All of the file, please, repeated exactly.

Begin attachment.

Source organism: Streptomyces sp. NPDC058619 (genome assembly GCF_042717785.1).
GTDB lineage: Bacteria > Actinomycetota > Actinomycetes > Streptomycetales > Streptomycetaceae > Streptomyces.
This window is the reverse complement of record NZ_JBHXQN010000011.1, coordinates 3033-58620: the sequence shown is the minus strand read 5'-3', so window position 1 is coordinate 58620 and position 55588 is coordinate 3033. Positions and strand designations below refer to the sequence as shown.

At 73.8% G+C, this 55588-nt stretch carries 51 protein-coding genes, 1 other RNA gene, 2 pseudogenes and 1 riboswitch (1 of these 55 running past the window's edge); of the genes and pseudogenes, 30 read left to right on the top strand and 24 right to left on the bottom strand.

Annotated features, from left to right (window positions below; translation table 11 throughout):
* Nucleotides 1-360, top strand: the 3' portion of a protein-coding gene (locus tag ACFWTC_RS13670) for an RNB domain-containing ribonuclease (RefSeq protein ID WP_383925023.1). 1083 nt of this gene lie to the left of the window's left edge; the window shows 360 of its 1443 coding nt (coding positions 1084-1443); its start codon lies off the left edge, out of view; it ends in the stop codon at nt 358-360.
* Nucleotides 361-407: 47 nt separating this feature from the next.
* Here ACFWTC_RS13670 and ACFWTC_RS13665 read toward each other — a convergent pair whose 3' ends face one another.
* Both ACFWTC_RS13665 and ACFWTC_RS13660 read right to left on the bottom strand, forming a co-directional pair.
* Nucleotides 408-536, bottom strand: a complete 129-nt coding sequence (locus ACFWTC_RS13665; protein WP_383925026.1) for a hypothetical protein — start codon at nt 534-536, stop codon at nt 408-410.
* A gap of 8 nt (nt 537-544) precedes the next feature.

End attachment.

Source organism: Streptomyces sp. NPDC058619 (genome assembly GCF_042717785.1).
GTDB lineage: Bacteria > Actinomycetota > Actinomycetes > Streptomycetales > Streptomycetaceae > Streptomyces.
This window is the reverse complement of record NZ_JBHXQN010000011.1, coordinates 3033-58620: the sequence shown is the minus strand read 5'-3', so window position 1 is coordinate 58620 and position 55588 is coordinate 3033. Positions and strand designations below refer to the sequence as shown.

At 73.8% G+C, this 55588-nt stretch carries 51 protein-coding genes, 1 other RNA gene, 2 pseudogenes and 1 riboswitch (1 of these 55 running past the window's edge); of the genes and pseudogenes, 30 read left to right on the top strand and 24 right to left on the bottom strand.

Annotated features, from left to right (window positions below; translation table 11 throughout):
* Nucleotides 1-360, top strand: the 3' portion of a protein-coding gene (locus tag ACFWTC_RS13670) for an RNB domain-containing ribonuclease (RefSeq protein ID WP_383925023.1). 1083 nt of this gene lie to the left of the window's left edge; the window shows 360 of its 1443 coding nt (coding positions 1084-1443); its start codon lies off the left edge, out of view; it ends in the stop codon at nt 358-360.
* Nucleotides 361-407: 47 nt separating this feature from the next.
* Here ACFWTC_RS13670 and ACFWTC_RS13665 read toward each other — a convergent pair whose 3' ends face one another.
* Both ACFWTC_RS13665 and ACFWTC_RS13660 read right to left on the bottom strand, forming a co-directional pair.
* Nucleotides 408-536, bottom strand: a complete 129-nt coding sequence (locus ACFWTC_RS13665; protein WP_383925026.1) for a hypothetical protein — start codon at nt 534-536, stop codon at nt 408-410.
* A gap of 8 nt (nt 537-544) precedes the next feature.